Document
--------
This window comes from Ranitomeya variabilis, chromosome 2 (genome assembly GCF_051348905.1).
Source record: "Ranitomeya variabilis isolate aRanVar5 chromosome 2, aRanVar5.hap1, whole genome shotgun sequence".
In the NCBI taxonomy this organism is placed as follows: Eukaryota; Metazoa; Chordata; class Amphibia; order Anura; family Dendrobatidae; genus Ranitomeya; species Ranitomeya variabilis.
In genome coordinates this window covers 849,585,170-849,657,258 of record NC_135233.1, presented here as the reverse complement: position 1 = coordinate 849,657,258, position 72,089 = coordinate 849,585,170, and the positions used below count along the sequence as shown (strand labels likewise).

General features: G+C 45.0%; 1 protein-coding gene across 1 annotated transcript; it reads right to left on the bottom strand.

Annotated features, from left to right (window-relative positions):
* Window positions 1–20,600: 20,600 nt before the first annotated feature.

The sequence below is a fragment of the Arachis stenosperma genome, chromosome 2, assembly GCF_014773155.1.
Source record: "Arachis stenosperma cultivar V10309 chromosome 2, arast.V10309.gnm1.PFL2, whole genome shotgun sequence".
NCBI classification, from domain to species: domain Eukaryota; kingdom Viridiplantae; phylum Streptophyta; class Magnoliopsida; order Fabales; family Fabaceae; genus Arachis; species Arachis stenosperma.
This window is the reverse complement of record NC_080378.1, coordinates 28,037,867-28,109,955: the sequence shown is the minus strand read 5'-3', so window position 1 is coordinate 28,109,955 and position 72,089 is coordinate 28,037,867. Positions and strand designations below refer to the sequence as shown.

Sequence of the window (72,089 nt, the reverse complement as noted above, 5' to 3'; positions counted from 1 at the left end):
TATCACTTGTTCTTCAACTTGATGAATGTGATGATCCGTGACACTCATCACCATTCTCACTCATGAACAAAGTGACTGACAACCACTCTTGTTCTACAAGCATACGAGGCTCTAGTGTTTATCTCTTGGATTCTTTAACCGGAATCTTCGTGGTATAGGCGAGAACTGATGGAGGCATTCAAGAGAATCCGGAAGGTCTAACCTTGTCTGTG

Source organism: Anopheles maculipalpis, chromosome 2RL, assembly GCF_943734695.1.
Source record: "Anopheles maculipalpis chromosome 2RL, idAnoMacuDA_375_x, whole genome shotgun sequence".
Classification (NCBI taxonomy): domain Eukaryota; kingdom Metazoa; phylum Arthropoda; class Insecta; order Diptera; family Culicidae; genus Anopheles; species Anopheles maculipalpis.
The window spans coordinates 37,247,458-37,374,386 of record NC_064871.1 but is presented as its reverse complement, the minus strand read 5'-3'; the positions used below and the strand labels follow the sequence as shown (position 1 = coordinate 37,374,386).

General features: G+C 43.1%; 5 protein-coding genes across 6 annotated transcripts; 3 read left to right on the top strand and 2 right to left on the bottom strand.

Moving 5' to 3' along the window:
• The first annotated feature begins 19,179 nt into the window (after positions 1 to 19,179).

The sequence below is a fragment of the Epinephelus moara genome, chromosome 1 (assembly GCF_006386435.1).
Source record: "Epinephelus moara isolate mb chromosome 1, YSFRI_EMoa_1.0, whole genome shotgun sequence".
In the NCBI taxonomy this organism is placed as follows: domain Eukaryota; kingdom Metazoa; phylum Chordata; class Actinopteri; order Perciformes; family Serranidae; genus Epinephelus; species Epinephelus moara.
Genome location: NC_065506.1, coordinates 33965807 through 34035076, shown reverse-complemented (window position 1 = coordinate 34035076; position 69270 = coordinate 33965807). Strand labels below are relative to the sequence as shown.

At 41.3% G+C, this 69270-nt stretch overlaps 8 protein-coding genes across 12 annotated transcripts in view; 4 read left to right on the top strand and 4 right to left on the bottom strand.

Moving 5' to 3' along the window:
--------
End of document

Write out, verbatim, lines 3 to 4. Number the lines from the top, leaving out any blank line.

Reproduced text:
In the NCBI taxonomy this organism is placed as follows: Eukaryota; Metazoa; Chordata; class Amphibia; order Anura; family Dendrobatidae; genus Ranitomeya; species Ranitomeya variabilis.
In genome coordinates this window covers 849,585,170-849,657,258 of record NC_135233.1, presented here as the reverse complement: position 1 = coordinate 849,657,258, position 72,089 = coordinate 849,585,170, and the positions used below count along the sequence as shown (strand labels likewise).